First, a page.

Martin v. Aldermen of Newton

Annotate this Case

337 Mass. 544 (1958)

150 N.E.2d 545

JOHN D. MARTIN vs. ALDERMEN OF NEWTON & another.

Supreme Judicial Court of Massachusetts, Middlesex..

April 7, 8, 1958.

May 9, 1958.

Present: WILKINS, C.J., RONAN, SPALDING, WHITTEMORE, & CUTTER, JJ.

Matt B. Jones, Jr., City Solicitor, for the respondents.

James G. Fay, (David Sanderson with him,) for the petitioner.

*545 WHITTEMORE, J.

This is the respondents' appeal[1] from a final judgment that a writ of mandamus issue commanding the respondent members of the board of aldermen of the city of Newton forthwith to reinstate the petitioner in the office of comptroller of accounts of the city.

The respondents had earlier appealed to this court from an order of February 8, 1956, made after trial of the case on evidence, which was entitled "Final Judgment" and was entered as such on the docket. We held as to that appeal, 335 Mass. 362, following Klier v. Building Inspector of Lawrence, 333 Mass. 111, that it did not carry the case to this court under G.L.c. 213, § 1D (which permits an appeal from a final judgment rendered upon a petition for a writ of mandamus or writ of certiorari), inasmuch as the order of February 8 was substantively only a direction for the entry of judgment, there being no prior order stating the judge's decision. We pointed out that such an order is appealable only when it is "decisive of the case founded upon matter of law apparent on the record." G.L.c. 231, § 96. The Klier case established that regardless of the aptness of the words used to declare a judgment (as, in that case, "Petition dismissed") the entry cannot so operate where there has not been a prior order and notice of decision followed by the necessary twenty days for filing claim of appeal (c. 231, § 96) and bill of exceptions (c. 231, § 113).

1. We think that this appeal brings before us the merits of the case.

We are unable to accept the petitioner's contention that the case went to judgment automatically on March 5, 1956, that is, on the first Monday following the expiration of the twenty day period beginning February 8, 1956. The issue is whether the case was then "ripe for judgment" under Rule 79 of the Superior Court (1954). See G.L.c. 235, § 1. The applicable principles have been applied in several cases. We notice first Lynn Gas & Electric Co. v. Creditors National Clearing House, Inc. 237 Mass. 505. In a prior *546 decision in 1920 in the same case (235 Mass. 114), we held that the Appellate Division of the Municipal Court of the City of Boston was without jurisdiction of a report of proceedings on a writ of review in the Municipal Court and that the action of the trial judge could be reviewed only by appeal to the Superior Court. In the decision at 237 Mass. 505, we held that the pendency of the report had prevented the case becoming ripe for judgment under R.L.c. 177, § 2 (now G.L.c. 235, § 2), and said (pages 507-508), "Where a genuine question of law appears upon the record to have been raised in proper form and has been recognized as such by the judge and is not so manifestly frivolous, insubstantial, obstructive of justice and wanting in jurisdictional elements as not to be worthy of consideration, the statute as to the automatic entry of judgments is not applicable even though ultimately it may be decided that the method of seeking review of the decision complained of was by invoking a tribunal without jurisdiction in the premises, and that hence the case must finally stand upon that decision unaffected in its integrity by the attempted review. The raising of such a question on the record under such circumstances prevents the case from being `ripe for judgment' in the sense in which those words are used in R.L.c. 177, § 2. The case at bar is within the scope of Norcross v. Crabtree, 161 Mass. 55, and American Wood Working Machinery Co. v. Furbush, 193 Mass. 455."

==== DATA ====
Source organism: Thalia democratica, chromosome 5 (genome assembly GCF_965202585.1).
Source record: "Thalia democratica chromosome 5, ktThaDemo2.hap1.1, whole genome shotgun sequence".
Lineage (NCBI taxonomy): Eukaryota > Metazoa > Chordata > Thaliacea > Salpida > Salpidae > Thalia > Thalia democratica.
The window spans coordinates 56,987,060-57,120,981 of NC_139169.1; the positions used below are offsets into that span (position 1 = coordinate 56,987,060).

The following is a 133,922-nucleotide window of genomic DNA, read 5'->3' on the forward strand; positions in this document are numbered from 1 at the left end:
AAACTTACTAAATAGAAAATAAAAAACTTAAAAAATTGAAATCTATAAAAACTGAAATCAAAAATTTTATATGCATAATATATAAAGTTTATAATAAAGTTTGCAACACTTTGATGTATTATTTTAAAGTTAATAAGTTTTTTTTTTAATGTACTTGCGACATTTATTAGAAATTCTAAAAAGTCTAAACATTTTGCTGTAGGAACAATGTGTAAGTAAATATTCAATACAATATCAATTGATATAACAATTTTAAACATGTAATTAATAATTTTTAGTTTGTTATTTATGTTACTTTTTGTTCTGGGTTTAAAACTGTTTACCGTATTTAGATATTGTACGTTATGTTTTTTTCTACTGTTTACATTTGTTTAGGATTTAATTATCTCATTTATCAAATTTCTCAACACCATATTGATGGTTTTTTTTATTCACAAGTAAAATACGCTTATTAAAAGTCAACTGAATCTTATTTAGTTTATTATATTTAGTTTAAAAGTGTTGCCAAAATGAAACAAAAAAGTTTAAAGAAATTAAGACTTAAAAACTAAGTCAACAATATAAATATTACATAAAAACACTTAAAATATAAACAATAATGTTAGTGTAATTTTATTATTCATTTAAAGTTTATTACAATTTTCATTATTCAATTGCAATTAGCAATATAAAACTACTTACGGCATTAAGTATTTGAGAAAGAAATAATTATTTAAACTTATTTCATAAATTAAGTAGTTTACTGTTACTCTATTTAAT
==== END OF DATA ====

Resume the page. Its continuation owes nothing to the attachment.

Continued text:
In American Wood Working Machinery Co. v. Furbush, 193 Mass. 455, 457, we said that, in general, a case is ripe for judgment "when, under the last entry, the case seems to have been brought to a final determination, and everything seems to have been done that ought to be done before the entry of a final adjudication upon the rights of the parties."

The petitioner relies on Home Finance Trust v. Rantoul Garage Co. 300 Mass. 86, and Hacking v. Coordinator of the Emergency Relief Department of New Bedford, 313 Mass. 413. In the Home Finance case, decided in 1938, an appeal was taken to the Superior Court after an abortive report to *547 the Appellate Division claimed in 1936, and the Superior Court dismissed the appeal. We held that the proceedings for a report were a nullity since the established method to correct errors in a writ of review in a District Court is by appeal to the Superior Court. "That question has been settled and is no longer open to doubt.... [Citing the Lynn Gas & Electric Co. cases.] Those proceedings ... [for a report] did not suspend the operation of the entry of an automatic judgment under the statute" (page 88). We note that in the Home Finance case when the claim of report was filed it had been established for sixteen years that such a proceeding was a nullity.